Shopping For a New Tool Chest? Here Is What You Need To Know (Part 1: What Makes a Quality Box)
- Gray Tools Official Blog
- 03 Feb, 2017
If you waste a lot of time searching through worktables, closets, boxes, tool holders, or pouches trying to locate a tool, it is time to consider purchasing a tool chest.
The same holds true if your current tool chest has exceeded its storage capacity. Depending on its condition and your space constraints, you might want to consider buying an additional one or a replacement that will provide room for your existing tools and enough space to grow your collection.
The most popular option professionals choose to house their tools is a roller cabinet or mobile workstation. A roller cabinet is a toolbox on wheels that can provide centralized, easy-to-access storage for the tools you have collected over the years.
It consists of a metal frame that holding a number of drawers, and four or more casters mounted at the bottom of the frame for easy maneuvering.
For the do-it-yourself that only owns a few basic tools, a light-duty, budget friendly roller cabinet will do. However, if you are professional with an already impressive tool collection that only grows bigger year after year, the quality, and durability of the roller cabinet should be a priority.
Although an exterior design might look attractive and “muscular” at first glance, “it’s what’s inside” that matters when it comes to storing your tools safely and conveniently. The long-term durability of a roller cabinet is determined by the quality of material and components and the production workmanship and assembly.
Before we take a more in-depth look at the main components of a roller cabinet, we need to understand that the words “quality toolbox” have different meanings, depending on the owner and intended application.
For example, if you need to move the toolbox a lot, investing in quality casters is necessary. If your toolbox will be mostly stationary but it needs to hold many tools, then heavy-duty construction might be what you need.
Before you start shopping for your next roller cabinet, try to answer these questions as best you can:
- What is the approximate total weight of the tools your new tool chest will need to hold?
- How many oversized/bulky tools you need to store?
- What is the floor surface you will be placing and moving your roller cabinet on?
- How often will you move the roller cabinet?
- What is the intended use of the top area of the roller cabinet? Drawing, working, holding additional tool storage?
- Do you need any power outlets as part of the roller cabinet?
- What are the chances of your tools being stolen at your workshop?
The frame also referred to as the chassis is the “foundation” of any roller cabinet supporting the other components, namely the drawers and casters. As the foundation, it must resist gravity, which pulls the weight inside the tool chest downward, and racking forces, which are X, Y & Z axis movements caused by stresses and expansion.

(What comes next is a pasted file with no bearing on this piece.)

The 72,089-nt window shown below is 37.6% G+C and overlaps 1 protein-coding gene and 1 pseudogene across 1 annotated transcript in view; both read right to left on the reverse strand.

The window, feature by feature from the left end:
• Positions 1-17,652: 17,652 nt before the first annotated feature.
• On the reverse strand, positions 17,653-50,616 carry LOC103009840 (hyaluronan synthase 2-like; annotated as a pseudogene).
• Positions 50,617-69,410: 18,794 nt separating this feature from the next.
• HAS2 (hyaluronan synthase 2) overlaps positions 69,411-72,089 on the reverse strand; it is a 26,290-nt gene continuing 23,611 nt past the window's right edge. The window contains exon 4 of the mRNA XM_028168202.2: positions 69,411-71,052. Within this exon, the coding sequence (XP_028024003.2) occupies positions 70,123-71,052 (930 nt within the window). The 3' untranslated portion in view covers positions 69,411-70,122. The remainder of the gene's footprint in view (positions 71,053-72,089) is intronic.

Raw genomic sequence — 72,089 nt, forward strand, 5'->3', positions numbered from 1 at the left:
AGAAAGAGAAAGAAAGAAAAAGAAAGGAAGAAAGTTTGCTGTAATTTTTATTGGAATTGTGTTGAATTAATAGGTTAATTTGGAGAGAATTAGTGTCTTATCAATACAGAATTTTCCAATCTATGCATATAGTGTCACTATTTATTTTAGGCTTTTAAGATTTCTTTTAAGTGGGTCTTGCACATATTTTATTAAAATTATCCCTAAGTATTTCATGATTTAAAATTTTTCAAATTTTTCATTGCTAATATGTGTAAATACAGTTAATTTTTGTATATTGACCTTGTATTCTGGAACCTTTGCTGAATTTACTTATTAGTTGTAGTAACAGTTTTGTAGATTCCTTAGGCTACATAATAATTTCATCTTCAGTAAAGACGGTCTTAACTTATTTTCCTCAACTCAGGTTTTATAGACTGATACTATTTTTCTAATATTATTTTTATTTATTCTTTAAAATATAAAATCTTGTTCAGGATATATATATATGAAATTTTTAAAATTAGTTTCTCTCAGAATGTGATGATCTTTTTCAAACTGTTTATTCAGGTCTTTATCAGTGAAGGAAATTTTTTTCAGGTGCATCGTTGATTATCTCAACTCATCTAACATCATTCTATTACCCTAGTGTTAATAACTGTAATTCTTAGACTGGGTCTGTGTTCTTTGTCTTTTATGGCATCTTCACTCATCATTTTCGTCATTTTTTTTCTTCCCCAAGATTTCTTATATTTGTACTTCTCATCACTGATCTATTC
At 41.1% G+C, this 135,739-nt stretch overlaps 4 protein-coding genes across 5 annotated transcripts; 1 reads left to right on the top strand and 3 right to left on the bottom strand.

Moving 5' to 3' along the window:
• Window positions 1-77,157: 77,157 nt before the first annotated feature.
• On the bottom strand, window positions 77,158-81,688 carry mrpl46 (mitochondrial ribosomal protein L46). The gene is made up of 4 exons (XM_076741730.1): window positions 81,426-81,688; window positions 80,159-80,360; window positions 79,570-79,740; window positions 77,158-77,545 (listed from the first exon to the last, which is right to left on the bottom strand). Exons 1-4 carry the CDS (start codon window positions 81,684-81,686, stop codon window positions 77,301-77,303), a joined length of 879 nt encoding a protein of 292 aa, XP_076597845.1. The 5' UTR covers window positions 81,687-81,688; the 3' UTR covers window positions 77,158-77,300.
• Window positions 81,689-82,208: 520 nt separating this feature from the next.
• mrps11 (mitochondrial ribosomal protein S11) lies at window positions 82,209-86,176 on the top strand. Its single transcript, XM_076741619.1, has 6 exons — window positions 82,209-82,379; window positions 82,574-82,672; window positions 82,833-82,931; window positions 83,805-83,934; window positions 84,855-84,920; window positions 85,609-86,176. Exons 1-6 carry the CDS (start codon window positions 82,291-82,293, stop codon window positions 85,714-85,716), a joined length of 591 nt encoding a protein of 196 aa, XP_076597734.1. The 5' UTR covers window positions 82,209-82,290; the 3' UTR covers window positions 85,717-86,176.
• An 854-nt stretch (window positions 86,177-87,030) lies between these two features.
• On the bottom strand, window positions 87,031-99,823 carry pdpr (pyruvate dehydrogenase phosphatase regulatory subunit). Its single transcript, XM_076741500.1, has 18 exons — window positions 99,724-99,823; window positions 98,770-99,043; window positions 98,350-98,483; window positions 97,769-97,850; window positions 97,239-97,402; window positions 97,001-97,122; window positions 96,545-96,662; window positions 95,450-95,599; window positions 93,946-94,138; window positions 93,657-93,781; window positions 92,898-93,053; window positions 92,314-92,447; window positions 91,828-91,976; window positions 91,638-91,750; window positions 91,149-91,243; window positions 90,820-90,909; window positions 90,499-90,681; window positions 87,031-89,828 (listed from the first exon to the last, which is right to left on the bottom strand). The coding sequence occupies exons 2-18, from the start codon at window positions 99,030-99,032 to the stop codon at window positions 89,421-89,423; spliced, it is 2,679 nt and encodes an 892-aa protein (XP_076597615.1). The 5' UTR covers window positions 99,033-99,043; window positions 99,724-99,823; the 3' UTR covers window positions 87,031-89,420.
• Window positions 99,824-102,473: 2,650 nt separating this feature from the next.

Racking forces are encountered when moving the roller cabinet across on uneven floors, or rolling over bumps. The result is a box that loses its level or plumb. A frame damaged from racking will show signs of caved or dented sidewalls, drawers that will not open/close and collapsing of the work top.
Below we will explore several elements to look for in your next purchase that can limit the effect of damaging gravitational and racking forces:
The gauge of steel used in its construction is critical. The typical gauge of steel used to build the frame falls into the 14-22G range. The lower the number, the thicker, and more durable the material. A roller cabinet made with 16G steel is more durable than one made of G20 steel.
Manufacturers often use different gauges of steel for various sections of the frame. For example, 16G steel for the top and bottom, and 18G or 20G for the sidewalls, posts, and channels.
The gauge of steel used is generally reflected in the net weight of the tool chest. All other things being equal, the heavier the box, the thicker the gauge of steel used in its construction.
The total number of welds (weld count) can have big impact of long-term durability. While spot welding is a universally accepted production method of joining two pieces of metal, what is not universal is the number of welds required.
An inferior quality frame will have fewer welds. This means there are fewer bonds, spaced further apart holding the frame pieces together. The easiest way to spot the number of welds is by simply removing drawers from frame and looking inside.
Reinforcements such as corner posts, C-channels, and extra walls added inside the frame are also excellent indicators of superior quality. That said not all reinforcements are equal. To determine if the frame has reinforcements and to evaluate their quality, remove several drawers to gain access to frame. Once removed inspect for quantity, steel thickness, size and placement of the reinforcements.
Less obvious but equally important considerations include:
Weld Joint Types
· Single, Double or Triple Wall
· Post Design
· Roll cage
· Butt Joint
· Corner Joint
· Edge Joint
· Lap Joint
· Tee Joint
As with many things, each construction and weld joint type has its advantages and disadvantages. Take the time to investigate before buying. As a general rule of thumb look for double or triple wall construction, designs with as few seems as possible, and primarily lap joint welds.
In future posts in this series we will look at other key components such drawers, slides, locks and casters.